Essays on The Concept of Strategic Alliances Coursework

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The paper "The Concept of Strategic Alliances " is a good example of business coursework. Strategic alliances basically started as joint ventures primarily aimed at enabling the exploitation of natural resources. Within the past three decades, strategic alliances have experienced a very high rate of formation. Today, they have taken many other forms amid increased competition and globalisation resulting in a shift in the motives for their formation. Globalisation has pushed the momentum for business strategic alliances worldwide for several reasons ranging from market entry to the reduction of risk amid swelling uncertainty and intricacy in the business environment. Strategic alliances advanced and spread in the form of formal inter-organisational dealings, predominantly involving companies in international business systems.

The aim of these cooperative arrangements is to accomplish organisational objectives better through partnership than through competition, even though they have their challenges and failures as well. Strategic alliances have grown to become important forms of business activity in numerous industries, for the most part in view of the insight that companies are competing on an international field. In this paper, I discuss whether strategic alliances are cooperative agreements between actual or potential competitors as postulated by Hill (2007, p. 301) detailing their success or failure and providing illustrative examples. Strategic Alliances The concept of strategic alliances means different things to different individuals, and for this reason, the term has attracted altered definitions from different authors.

In this paper I adopt quite a few definitions that refer to the concept of strategic alliances as cooperative agreements: Parkhe (1993, p. 794) defines strategic alliances as "fairly enduring inter-firm cooperative arrangements, that involve flows and linkages that employ resources and/or governance structures from independent organisations, for the joint achievement of individual goals connected to the corporate mission of each one sponsoring firm. ” Varadarajan and Cunningham (1995, p.

282) describe strategic alliances as "the merging of particular resources and skills by the cooperating organisations with an intention to realise joint goals, as well as goals specific to the separate partners". Sporleder (1993) view strategic alliances as agreements flanked by firms to cooperate with a determination to realise some strategic drive. Dussauge and Garrette (1995) give a more comprehensive definition. They describe strategic alliances as cooperative agreements or relationships involving two or more independent firms, which will manage one definite project, with a determined spell, for which they will be together in order to expand their competencies.

Strategic alliances are created to sanction the partners to pool resources and synchronise efforts in order to accomplish results that neither could attain individually. The key parameters adjoining strategic alliances are resourcefulness, need and speed. In a strategic alliance, the partnering firms: (1) stay officially autonomous after the alliance is shaped; (2) share benefits and administrative control over the feat of apportioned tasks; and (3) make constant influences in one or more strategic areas, such as technology or products (Yoshino & Rangan, 1995, p. 5).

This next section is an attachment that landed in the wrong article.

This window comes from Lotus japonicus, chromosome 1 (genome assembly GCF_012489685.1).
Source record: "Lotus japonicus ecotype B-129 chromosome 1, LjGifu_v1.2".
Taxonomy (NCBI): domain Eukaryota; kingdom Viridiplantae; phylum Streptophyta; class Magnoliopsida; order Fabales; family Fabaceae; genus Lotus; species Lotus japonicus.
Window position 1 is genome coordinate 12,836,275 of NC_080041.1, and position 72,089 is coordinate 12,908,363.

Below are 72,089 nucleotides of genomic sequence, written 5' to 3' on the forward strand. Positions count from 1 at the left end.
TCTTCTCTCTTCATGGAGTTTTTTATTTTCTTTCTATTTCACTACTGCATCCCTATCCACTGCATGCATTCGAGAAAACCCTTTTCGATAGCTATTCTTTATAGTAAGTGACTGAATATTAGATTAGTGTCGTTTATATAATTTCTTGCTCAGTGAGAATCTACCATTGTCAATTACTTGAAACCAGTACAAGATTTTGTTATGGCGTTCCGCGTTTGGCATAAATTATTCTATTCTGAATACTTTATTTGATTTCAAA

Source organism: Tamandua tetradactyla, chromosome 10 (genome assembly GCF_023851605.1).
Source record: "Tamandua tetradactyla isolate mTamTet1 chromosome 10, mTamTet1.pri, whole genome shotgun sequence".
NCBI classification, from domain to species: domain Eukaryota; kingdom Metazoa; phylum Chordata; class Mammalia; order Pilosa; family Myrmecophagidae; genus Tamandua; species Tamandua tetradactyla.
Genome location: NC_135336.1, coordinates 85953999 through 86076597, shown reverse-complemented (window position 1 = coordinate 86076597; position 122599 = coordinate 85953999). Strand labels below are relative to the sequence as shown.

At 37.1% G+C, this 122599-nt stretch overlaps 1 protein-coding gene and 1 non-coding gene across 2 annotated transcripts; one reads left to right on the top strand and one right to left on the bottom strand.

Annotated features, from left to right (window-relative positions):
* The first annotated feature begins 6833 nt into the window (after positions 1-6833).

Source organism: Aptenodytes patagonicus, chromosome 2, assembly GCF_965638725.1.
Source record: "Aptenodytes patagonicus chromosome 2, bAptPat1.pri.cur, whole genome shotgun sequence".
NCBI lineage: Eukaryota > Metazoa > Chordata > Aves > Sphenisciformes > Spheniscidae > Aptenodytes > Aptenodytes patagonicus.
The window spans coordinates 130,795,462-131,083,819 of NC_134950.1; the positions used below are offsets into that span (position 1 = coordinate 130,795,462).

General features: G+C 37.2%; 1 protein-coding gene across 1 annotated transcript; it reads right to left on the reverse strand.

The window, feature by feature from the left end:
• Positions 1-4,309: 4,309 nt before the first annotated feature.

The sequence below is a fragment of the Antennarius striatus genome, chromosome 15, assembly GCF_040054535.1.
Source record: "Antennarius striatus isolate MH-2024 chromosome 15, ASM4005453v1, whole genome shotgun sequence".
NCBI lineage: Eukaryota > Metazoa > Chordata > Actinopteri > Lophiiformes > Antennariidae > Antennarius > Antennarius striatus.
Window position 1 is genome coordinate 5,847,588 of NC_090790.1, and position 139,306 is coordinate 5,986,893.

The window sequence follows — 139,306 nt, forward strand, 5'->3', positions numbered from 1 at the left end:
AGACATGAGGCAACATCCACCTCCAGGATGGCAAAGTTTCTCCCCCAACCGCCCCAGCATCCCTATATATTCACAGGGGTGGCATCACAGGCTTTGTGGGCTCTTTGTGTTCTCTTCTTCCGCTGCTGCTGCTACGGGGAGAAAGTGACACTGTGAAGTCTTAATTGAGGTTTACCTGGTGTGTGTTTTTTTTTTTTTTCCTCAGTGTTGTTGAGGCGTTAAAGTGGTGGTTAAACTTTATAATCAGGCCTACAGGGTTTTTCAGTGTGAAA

These three gages suggest that strategic alliances generate interdependence among independent economic units, getting new-fangled benefits to the partners in the form of intangible assets, and requiring them to make lasting assistances to their corporation. Strategic alliances could either be formed vertically (vertical alliances) or horizontally (horizontal alliances). Vertical alliances involve two or more firms in industry at different stages of production, whereas horizontal alliances involve two or more firms at the same stage of production.

For the most part, partners in vertical alliances are likely to be stakeholders and not shareholders. Also, there are different forms of strategic alliances that characterise different tactics that the partnering firms embrace in order to regulate their reliance on the alliance and on other partners. Isorait (2009) identifies different forms of strategic alliances. These include (1) Joint Ventures that are an agreement by two or more partners to form one entity to embark on a certain task and can involve research and development, (2) Outsourcing, which has gained much prominence, (3) Affiliate Marketing that has burst out over recent years, with the most prosperous online retailers, such as Amazon, expending it to great effect, (4) Technology or Product Licensing, which involves a contractual arrangement whereby trademarks, intellectual properties as well as trade secrets are licensed to another firm or to sell certain products or services.

References

Isoraite, M. 2009, Importance of Strategic Alliances, Intellectual Economics, 1 (5): 39 – 46.

Porter, M. E. 1986, Coalitions and global strategy, M. E. Porter, ed. Competition in Global Industries. Harvard Business School Press, Boston, MA, 315–343.

Soares, B. 2007, The use of strategic alliances as an instrument for rapid growth, by New Zealand based quested companies, United New Zealand School of Business Dissertations and Theses.

Sporleder, T. 1993, Assessing Vertical Strategic Alliances by Agribusiness, Canadian Journal of Agricultural Economics.

Zaman, M. F. 2001, Measuring Strategic Alliance Success: a Conceptual Framework, Monash University.

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